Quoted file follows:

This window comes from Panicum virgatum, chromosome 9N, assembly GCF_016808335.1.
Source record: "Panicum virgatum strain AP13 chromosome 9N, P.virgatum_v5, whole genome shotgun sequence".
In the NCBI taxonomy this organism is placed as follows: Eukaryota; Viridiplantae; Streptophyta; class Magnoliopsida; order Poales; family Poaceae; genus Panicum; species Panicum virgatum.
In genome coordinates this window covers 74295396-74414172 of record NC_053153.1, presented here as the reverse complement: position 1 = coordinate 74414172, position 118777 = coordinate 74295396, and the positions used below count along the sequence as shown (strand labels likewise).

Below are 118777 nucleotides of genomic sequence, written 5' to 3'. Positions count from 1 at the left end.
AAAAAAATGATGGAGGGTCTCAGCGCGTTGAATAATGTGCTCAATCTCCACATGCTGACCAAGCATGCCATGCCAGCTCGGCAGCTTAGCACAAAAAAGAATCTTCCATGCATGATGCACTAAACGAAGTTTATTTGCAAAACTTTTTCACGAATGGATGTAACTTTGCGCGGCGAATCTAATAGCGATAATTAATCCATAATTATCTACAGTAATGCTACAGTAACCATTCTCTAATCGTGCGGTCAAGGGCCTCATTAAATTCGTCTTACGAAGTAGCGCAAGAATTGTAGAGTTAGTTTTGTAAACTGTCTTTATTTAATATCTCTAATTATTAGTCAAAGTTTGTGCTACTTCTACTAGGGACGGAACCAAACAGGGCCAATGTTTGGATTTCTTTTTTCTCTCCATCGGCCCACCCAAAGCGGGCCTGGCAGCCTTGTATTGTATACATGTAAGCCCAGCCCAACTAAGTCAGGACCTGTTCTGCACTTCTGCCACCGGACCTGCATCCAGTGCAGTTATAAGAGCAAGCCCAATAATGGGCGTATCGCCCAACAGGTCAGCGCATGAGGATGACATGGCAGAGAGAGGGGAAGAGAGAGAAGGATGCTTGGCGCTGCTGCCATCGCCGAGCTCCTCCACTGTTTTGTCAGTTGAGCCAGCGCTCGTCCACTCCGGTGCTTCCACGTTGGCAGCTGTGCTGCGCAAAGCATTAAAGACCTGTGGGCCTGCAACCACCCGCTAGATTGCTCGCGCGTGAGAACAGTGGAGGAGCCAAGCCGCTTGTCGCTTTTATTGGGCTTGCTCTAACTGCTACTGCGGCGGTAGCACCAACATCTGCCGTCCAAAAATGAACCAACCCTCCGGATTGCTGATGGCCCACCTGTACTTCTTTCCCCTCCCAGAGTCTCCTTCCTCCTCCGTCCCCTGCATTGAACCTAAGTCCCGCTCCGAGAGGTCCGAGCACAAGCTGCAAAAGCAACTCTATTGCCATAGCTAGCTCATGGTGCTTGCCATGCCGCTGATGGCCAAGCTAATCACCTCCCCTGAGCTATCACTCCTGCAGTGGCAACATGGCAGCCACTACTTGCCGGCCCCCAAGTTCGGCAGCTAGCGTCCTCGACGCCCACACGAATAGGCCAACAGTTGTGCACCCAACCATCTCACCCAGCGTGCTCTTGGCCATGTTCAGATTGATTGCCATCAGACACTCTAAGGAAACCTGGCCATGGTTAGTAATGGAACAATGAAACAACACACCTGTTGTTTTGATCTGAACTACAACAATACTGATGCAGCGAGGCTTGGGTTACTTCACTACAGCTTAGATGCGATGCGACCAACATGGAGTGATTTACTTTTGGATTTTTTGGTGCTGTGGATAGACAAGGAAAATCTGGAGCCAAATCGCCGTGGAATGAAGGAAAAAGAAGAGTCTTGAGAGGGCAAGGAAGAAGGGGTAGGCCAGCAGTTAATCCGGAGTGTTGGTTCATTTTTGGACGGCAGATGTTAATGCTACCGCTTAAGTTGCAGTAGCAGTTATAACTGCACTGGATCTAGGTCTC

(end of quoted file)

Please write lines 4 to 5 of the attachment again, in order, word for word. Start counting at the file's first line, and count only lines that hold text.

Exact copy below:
In genome coordinates this window covers 74295396-74414172 of record NC_053153.1, presented here as the reverse complement: position 1 = coordinate 74414172, position 118777 = coordinate 74295396, and the positions used below count along the sequence as shown (strand labels likewise).

Below are 118777 nucleotides of genomic sequence, written 5' to 3'. Positions count from 1 at the left end.